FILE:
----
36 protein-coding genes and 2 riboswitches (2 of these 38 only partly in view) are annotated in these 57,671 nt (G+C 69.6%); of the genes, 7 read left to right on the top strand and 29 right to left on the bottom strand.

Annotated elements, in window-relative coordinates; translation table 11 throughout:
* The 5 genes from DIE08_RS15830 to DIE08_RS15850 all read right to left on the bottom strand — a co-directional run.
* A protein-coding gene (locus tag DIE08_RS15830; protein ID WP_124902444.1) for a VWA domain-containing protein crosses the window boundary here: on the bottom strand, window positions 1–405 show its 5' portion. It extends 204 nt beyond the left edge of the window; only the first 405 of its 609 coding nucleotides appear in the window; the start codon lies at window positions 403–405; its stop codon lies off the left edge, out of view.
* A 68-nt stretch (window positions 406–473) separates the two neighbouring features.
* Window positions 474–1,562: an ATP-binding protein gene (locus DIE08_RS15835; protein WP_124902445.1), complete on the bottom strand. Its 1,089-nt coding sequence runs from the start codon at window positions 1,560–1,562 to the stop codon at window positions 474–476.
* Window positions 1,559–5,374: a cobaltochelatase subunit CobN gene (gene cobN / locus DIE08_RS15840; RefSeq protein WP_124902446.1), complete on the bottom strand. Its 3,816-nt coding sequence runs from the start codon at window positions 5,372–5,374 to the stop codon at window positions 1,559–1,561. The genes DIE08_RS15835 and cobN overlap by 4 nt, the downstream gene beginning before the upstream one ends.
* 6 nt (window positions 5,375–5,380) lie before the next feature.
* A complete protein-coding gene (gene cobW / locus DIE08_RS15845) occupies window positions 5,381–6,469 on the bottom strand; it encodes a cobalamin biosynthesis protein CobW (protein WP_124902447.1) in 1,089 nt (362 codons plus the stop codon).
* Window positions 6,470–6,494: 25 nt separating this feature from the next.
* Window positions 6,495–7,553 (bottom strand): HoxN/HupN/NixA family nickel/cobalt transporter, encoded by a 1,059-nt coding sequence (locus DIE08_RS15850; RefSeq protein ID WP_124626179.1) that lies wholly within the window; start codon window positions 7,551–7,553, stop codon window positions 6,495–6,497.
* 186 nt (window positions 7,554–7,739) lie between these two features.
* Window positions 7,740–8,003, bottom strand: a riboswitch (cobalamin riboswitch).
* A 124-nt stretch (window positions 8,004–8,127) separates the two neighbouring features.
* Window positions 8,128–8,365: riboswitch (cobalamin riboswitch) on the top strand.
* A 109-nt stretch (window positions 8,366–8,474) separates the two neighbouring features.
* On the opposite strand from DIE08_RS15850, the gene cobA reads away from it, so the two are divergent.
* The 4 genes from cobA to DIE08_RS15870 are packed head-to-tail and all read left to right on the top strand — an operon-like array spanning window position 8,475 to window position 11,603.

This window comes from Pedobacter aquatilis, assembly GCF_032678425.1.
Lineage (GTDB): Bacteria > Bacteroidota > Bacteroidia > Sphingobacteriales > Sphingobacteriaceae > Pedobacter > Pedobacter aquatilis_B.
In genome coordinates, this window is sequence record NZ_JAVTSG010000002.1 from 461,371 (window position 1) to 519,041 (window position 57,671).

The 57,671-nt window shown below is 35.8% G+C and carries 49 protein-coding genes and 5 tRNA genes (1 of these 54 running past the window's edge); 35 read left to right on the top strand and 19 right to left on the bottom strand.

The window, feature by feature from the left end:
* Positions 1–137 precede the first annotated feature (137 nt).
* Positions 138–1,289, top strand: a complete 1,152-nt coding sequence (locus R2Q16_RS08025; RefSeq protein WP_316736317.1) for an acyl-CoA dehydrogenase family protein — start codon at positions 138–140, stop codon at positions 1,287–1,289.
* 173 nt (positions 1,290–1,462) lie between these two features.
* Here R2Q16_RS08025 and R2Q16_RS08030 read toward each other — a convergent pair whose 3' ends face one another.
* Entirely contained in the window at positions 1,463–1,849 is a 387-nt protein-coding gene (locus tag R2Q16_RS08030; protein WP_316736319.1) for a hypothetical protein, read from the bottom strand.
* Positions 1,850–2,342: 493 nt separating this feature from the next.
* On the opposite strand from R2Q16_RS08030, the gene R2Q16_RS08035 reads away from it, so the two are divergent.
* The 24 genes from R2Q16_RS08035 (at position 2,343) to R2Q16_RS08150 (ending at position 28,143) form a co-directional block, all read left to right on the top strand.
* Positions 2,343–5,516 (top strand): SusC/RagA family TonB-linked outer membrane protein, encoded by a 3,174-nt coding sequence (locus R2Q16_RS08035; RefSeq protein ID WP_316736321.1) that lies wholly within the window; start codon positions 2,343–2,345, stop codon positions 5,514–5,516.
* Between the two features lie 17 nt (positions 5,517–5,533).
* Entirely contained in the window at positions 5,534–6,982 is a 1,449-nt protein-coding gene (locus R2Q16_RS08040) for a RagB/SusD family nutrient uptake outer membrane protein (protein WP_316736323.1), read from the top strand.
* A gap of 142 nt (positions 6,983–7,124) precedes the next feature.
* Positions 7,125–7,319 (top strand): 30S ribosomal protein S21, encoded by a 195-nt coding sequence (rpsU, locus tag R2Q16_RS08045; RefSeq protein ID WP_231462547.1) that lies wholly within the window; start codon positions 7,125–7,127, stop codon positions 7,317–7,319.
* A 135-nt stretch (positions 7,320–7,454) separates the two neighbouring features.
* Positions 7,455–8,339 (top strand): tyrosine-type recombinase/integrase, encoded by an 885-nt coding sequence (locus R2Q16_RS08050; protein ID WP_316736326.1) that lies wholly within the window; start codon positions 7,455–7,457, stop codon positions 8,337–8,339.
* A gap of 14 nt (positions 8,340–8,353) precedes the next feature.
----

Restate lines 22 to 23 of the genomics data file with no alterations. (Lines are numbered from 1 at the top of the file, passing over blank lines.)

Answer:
The 57,671-nt window shown below is 35.8% G+C and carries 49 protein-coding genes and 5 tRNA genes (1 of these 54 running past the window's edge); 35 read left to right on the top strand and 19 right to left on the bottom strand.

The window, feature by feature from the left end: